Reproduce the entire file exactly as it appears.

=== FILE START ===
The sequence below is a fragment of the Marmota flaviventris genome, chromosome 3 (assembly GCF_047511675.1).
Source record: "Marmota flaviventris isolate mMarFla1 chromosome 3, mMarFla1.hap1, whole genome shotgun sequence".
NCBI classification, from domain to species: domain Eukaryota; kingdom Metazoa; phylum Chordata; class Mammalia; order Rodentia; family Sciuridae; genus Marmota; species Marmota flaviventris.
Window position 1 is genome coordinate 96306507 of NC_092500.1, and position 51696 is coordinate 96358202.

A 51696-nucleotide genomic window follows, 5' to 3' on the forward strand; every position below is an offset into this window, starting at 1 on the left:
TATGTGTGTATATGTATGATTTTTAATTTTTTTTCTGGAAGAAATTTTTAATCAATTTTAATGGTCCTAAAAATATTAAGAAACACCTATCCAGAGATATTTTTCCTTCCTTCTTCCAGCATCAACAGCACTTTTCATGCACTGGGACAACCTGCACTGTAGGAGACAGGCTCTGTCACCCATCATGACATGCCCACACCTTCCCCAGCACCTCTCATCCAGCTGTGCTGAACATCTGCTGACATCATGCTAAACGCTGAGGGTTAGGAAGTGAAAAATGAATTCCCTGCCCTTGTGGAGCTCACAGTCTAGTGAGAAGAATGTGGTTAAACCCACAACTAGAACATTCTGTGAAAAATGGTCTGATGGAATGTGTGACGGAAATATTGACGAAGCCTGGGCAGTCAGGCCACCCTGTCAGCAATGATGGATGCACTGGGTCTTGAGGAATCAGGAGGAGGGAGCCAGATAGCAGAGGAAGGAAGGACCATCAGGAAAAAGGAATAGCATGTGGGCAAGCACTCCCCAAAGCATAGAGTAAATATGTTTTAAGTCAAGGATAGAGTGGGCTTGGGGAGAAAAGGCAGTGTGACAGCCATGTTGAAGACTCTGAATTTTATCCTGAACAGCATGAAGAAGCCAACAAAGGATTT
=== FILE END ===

The sequence below is a fragment of the Marmota flaviventris genome, chromosome 3 (assembly GCF_047511675.1).
Source record: "Marmota flaviventris isolate mMarFla1 chromosome 3, mMarFla1.hap1, whole genome shotgun sequence".
NCBI classification, from domain to species: domain Eukaryota; kingdom Metazoa; phylum Chordata; class Mammalia; order Rodentia; family Sciuridae; genus Marmota; species Marmota flaviventris.
Window position 1 is genome coordinate 96306507 of NC_092500.1, and position 51696 is coordinate 96358202.

A 51696-nucleotide genomic window follows, 5' to 3' on the forward strand; every position below is an offset into this window, starting at 1 on the left:
TATGTGTGTATATGTATGATTTTTAATTTTTTTTCTGGAAGAAATTTTTAATCAATTTTAATGGTCCTAAAAATATTAAGAAACACCTATCCAGAGATATTTTTCCTTCCTTCTTCCAGCATCAACAGCACTTTTCATGCACTGGGACAACCTGCACTGTAGGAGACAGGCTCTGTCACCCATCATGACATGCCCACACCTTCCCCAGCACCTCTCATCCAGCTGTGCTGAACATCTGCTGACATCATGCTAAACGCTGAGGGTTAGGAAGTGAAAAATGAATTCCCTGCCCTTGTGGAGCTCACAGTCTAGTGAGAAGAATGTGGTTAAACCCACAACTAGAACATTCTGTGAAAAATGGTCTGATGGAATGTGTGACGGAAATATTGACGAAGCCTGGGCAGTCAGGCCACCCTGTCAGCAATGATGGATGCACTGGGTCTTGAGGAATCAGGAGGAGGGAGCCAGATAGCAGAGGAAGGAAGGACCATCAGGAAAAAGGAATAGCATGTGGGCAAGCACTCCCCAAAGCATAGAGTAAATATGTTTTAAGTCAAGGATAGAGTGGGCTTGGGGAGAAAAGGCAGTGTGACAGCCATGTTGAAGACTCTGAATTTTATCCTGAACAGCATGAAGAAGCCAACAAAGGATTT